Quote:The human cost of the US government's clandestine drone strikes strategy, including the deaths of young children in Pakistan and Yemen, will be highlighted this weekend as campaigners attempt to challenge domestic support for the Obama administration's controversial policy.
A conference in Washington, at which new video testimony will be shown from the relatives of victims, is the first step in a collaborative campaign to challenge Barack Obama's claim in February that the strikes, aimed at terror suspects, were kept on a "tight leash" and had not inflicted huge civilian casualties.
The summit's organisers – the Center for Constitutional Rights, Reprieve and the peace group Code Pink – hope it will increase awareness of how the CIA-controlled programme is operating in secret, without a clear legal framework and without any accountability to Congress.
Earlier this month, the US government announced it was expanding its controversial use of drone aircraft to kill suspected terrorists in Yemen.
Woods criticised the US media for not widely reporting civilian casualties of US drone strikes abroad, which he said give a "warped understanding of what is taking place."
"Unfortunately, although journalists in Pakistan are doing a good job of reporting what's going on, it's not getting through. The American media is doing a bad job of reporting the civilian side of things."
He cites the case of the killing of militant Pakistani leader Badar Mansoor, in North Waziristan this year. On 9 February, reports of his death were widely reported, but reports of the others killed were mixed. The New York Times reported Mansoor's death and said that five others died in the strike; the Huffington Post quoted intelligence officials as saying five suspected militants died in the attack; while Reuters reported that Mansoor was one of five people killed in the strike. It quoted a Pakistani Taliban commander saying the dead included Mansoor's wife and two other relatives.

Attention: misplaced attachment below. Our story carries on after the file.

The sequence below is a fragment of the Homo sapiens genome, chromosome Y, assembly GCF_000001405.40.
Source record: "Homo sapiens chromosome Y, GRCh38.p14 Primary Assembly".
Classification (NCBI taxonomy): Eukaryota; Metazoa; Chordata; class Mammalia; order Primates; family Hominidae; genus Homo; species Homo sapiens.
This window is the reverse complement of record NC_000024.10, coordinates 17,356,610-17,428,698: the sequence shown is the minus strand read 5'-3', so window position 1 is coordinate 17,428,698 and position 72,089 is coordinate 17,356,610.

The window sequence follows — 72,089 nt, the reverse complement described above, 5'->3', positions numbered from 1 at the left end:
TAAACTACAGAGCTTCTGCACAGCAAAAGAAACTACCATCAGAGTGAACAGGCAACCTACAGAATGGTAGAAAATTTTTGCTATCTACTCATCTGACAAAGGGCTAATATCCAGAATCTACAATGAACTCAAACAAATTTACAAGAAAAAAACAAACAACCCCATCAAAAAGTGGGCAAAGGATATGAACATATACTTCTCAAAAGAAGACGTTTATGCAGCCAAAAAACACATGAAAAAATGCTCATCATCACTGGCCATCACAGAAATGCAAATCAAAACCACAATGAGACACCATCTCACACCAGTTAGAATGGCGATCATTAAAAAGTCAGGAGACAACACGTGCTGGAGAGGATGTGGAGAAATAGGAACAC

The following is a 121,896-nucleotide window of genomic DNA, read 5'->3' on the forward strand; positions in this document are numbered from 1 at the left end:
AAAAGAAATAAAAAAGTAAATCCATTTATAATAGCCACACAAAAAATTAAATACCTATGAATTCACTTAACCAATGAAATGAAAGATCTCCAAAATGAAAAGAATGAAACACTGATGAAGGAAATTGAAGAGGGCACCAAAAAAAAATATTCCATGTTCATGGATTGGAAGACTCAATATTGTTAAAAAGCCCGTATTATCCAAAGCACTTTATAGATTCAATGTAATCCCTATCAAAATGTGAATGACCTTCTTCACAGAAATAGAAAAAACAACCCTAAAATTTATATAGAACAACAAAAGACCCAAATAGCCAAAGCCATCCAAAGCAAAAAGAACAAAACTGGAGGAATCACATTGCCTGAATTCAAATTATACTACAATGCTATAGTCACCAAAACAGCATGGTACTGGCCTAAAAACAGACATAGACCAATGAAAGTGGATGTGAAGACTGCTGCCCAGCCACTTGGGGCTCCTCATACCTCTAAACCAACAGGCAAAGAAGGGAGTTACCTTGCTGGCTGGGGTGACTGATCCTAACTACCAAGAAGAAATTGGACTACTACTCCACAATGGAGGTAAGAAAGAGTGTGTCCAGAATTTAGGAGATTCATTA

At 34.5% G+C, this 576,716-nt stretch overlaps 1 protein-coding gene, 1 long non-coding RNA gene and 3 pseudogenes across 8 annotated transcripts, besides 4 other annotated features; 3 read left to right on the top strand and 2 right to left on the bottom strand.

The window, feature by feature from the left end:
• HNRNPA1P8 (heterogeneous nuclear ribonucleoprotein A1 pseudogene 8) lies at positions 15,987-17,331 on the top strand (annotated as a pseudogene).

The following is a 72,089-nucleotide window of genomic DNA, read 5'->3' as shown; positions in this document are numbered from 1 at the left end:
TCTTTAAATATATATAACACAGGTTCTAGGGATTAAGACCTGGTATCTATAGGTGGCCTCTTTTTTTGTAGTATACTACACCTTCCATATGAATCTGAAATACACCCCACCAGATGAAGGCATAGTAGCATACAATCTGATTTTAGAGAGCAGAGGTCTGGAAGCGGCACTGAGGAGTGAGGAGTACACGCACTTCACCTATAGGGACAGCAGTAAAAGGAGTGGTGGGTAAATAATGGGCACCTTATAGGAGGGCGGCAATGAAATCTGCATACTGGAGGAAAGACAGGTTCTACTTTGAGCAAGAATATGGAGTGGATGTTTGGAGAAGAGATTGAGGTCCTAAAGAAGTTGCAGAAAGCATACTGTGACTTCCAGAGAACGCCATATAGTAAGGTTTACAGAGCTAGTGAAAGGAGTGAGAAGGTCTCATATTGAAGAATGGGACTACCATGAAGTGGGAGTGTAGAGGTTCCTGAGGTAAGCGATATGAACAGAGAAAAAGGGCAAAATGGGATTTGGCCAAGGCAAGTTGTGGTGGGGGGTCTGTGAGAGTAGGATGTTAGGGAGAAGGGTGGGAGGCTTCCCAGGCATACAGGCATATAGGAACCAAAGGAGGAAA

"Our current understanding is that Mansoor's wife and one of his young sons died in the strike," said Woods, who said that the BIJ was still investigating the story.More at http://www.guardian.co.uk/world/2012/apr/26/obama-drone-strikes-human-cost
Saturday, June 30, 2012 5:29 AM
Freedom is Important because People are Important
Saturday, June 30, 2012 5:35 AM
Saturday, June 30, 2012 11:03 AM
Saturday, June 30, 2012 11:51 AM
John Lee, executive producer of Hollywood award-winning Pirate News TV at PirateNew.org
Saturday, June 30, 2012 7:04 PM
Quote:Originally posted by BYTEMITE:
very frustrating, can't see that how we treat people directly relates to how they treat us. :/
Sunday, July 01, 2012 3:25 AM
Quote:Originally posted by PIRATENEWS:
President George Washington did not declare war on Pakistan.
Communist Dictator Hussein Obama Soetoro declared war on Pakistan.
Note how mancow Comrad Nikovich12 performs its paid propaganda assignment for Dictator Obama by perping mindkontrol on FFF.
Monday, July 02, 2012 5:24 AM
Quote:I said to myself I'd actually broaden my horizons and look at other things.I have no answers,I seem to be shaking my head more and more these days. Like many, none of it makes sense.
Monday, July 02, 2012 9:33 AM